Belmont Stakes hopeful Epicharis did not go to the track to train Thursday morning, and the New York State Gaming Commission’s veterinary report said he was treated for lameness in his right front foot at 6:30 p.m. Wednesday. The problem could keep him out of Saturday’s race.
The Japan-based colt received 2 grams of phenylbutazone (bute) via an IV “for lameness right front (foot), possible hoof.”
Bute is an anti-inflammatory, non-steroidal medication used for various ailments. In New York, it may be administered up to 48 hours before post time, which for the Belmont is 6:37 p.m. So any such treatment after 6:30 p.m. Thursday would force Epicharis out of the race.
Lameness is common among thoroughbreds. It can clear up quickly or sideline them indefinitely.
“There’s always a question of soundness,” Dr. Greg Bennett, an Elmont-based veterinarian, told Newsday. “It’s certainly not a good thing for a horse to have an issue trying to make a race. It could just be soreness or it could be anything.”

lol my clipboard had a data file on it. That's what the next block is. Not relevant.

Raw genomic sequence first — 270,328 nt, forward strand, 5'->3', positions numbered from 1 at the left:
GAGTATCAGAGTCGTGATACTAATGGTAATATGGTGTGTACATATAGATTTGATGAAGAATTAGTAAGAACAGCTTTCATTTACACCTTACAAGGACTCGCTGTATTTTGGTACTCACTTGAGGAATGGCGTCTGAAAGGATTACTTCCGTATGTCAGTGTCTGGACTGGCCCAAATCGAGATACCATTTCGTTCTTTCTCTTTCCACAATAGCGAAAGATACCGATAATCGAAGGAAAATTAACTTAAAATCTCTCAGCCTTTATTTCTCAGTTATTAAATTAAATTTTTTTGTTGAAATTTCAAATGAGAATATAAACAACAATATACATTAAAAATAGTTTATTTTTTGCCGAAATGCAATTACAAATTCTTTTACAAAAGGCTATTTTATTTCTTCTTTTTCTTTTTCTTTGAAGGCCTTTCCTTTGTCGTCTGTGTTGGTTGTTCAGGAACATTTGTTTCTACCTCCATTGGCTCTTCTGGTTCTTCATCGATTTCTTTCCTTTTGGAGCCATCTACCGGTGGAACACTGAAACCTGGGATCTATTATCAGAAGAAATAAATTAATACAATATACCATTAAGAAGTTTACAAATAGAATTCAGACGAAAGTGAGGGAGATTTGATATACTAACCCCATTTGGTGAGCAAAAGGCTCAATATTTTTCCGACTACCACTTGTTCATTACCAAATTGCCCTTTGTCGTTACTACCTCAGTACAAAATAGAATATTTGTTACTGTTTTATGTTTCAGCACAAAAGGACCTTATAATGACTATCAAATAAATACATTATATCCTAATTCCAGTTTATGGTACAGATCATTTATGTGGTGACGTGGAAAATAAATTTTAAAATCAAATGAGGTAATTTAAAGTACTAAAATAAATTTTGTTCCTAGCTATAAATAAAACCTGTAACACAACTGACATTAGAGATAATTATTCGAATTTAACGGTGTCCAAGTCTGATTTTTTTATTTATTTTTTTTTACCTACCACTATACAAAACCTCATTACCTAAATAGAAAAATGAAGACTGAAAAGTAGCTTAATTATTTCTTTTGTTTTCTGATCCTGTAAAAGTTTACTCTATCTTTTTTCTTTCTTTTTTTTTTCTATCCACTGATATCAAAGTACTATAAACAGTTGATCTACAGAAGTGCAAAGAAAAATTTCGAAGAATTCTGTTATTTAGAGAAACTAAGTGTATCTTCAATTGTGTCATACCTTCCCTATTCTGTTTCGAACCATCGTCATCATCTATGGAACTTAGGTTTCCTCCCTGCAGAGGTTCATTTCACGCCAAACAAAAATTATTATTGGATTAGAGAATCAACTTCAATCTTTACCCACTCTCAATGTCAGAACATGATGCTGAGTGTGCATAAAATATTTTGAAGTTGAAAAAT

Trainer Kiyoshi Hagiwara said Epicharis walked Thursday morning. He hoped he could resume regular training Friday.
“He looked a little different favoring his right front foot Wednesday afternoon, so we treated his hoof and gave him bute,” Hagiwara said through an interpreter. “It looks like it is getting better, and I think there is no problem with running in the race. We still have time, so we will give him the best care we can.”
It was the second consecutive day in which a Belmont contender had a physical problem. Trainer Mark Casse announced Wednesday morning that Classic Empire would not run because of a foot abscess. Classic Empire finished fourth in the Kentucky Derby and was runner-up in the Preakness.